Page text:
UA Little Rock Graduate Builds Machine Learning Solutions for Bloomberg

A December 2017 interview with Dr. Debanjan Mahata, a 2015 graduate of the UA Little Rock Computer and Information Sciences PhD program. Dr. Mahata was recently hired as a Senior Machine Learning Engineer by Bloomberg Limited Partnership. Bloomberg LP is a privately held financial software, data, and media company with headquarters in New York city and owned by Bloomberg, Inc.

Question: How is Bloomberg using machine learning and what is your role?

Answer: Bloomberg has been using a lot of machine learning to enhance its products and to build cutting-edge solutions. The company has been very generous in supporting research initiatives in academia as well, through its Data Science Research Grant program. Please, find attached a flyer that gives more information about Bloomberg’s machine learning initiatives and recruiting.

I work as a Senior Machine Learning Engineer at Bloomberg, where I really enjoy my work. My role at Bloomberg allows me to work at the intersection of natural language processing (NLP), information retrieval, machine learning and software engineering. Entity extraction, entity resolution, disambiguation, keyword extraction, summarization, search and information retrieval from unstructured data are just some of the topics that interest our group. We not only research these challenging problems, but also build real-world solutions around them. The resulting applications ship as products in the Bloomberg Terminal, enabling our clients around the globe to make smarter, more informed decisions about their business and financial strategies.

I play an important part on the team that solves problems related to natural language processing from unstructured text. I am currently working on text summarization and classification. In this process, I get to work with very senior researchers who are famous in their fields, especially when it comes to formulating a research problem and discussing potential solutions. At the same time, when it comes to integrating a solution in the actual product, I get to collaborate with very talented software engineers, who follow a careful process of rigorous validation.

Bloomberg offers a very stimulating work environment for machine learning engineers like me. They not only provide a great experience for learning the best practices of software engineering, but also encourage its engineers to participate in machine learning conferences and workshops. Recently, they provided a sponsorship of MR2AMC: Multimodal Representation, Retrieval, and Analysis of Multimedia Content, a workshop that I am organizing along with some of my research collaborators in conjunction with the IEEE’s International Conference on Multimedia Information Processing and Retrieval.

Question: What was your previous professional experience?

Answer: Before joining Bloomberg, I was a Senior Research Associate at Infosys in Palo Alto, California. My primary role there was to do research and development work in natural language processing for the Nia Platform team. Some of the things I worked on included applying deep learning techniques to tasks such as phrase embedding, keyword extraction, text classification, text summarization and semantic similarities between text documents. Some of the research I did there produced state-of-the-art results and led to the invention of some novel techniques related to automated keyword extraction from text documents using deep learning methods. This led to the filing of patents and publication of research.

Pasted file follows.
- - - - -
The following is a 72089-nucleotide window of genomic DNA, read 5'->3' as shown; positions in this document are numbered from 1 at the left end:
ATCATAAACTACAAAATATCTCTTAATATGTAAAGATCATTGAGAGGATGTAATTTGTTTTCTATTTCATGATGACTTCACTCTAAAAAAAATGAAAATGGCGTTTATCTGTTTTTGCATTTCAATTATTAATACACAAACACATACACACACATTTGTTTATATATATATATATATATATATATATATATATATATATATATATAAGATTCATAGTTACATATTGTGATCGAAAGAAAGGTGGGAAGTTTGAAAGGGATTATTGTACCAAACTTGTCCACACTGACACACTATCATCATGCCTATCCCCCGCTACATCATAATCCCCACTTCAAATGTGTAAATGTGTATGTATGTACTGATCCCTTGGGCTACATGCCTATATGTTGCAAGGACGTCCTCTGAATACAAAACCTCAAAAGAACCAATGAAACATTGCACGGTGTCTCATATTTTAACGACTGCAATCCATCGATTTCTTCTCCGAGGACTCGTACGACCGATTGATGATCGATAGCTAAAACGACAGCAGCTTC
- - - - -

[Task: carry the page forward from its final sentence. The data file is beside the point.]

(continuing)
Question: How did your education at UA Little Rock helped prepare you for this role?

Answer: Whatever I work on today and have been doing for the past two years are related to my education and training that I received as a Ph.D. student at the University of Arkansas at Little Rock. Courses such as Data Mining, Entity Resolution, Social Media Mining, Research Methodologies and Information Quality Tools have immensely helped me dive deep into the realm of machine learning research, in addition to searching for answers to difficult problems.

Some of the things taught in the Entity Resolution course are very unique and directly relate to some of the work I presently do at Bloomberg. My training as a research scholar under Dr. Talburt gave me the necessary skills to think independently and to attack unsolved problems in creative ways. Feel free to look at my doctoral dissertation, “A Framework for Collecting, Extracting and Managing Event Identity Information from Textual Content in Social Media.”

As an affiliate graduate faculty at UALR, I would love to motivate and guide students to learn and work on problems related to machine learning. I would also welcome collaborating on research with students and fellow faculty members.

The Computer and Information Sciences PhD program is offered through the George W. Donaghey College of Engineering and Information Technology at the University of Arkansas at Little Rock. The information science and information quality tracks of the program are now available through the online eLearning Campus.

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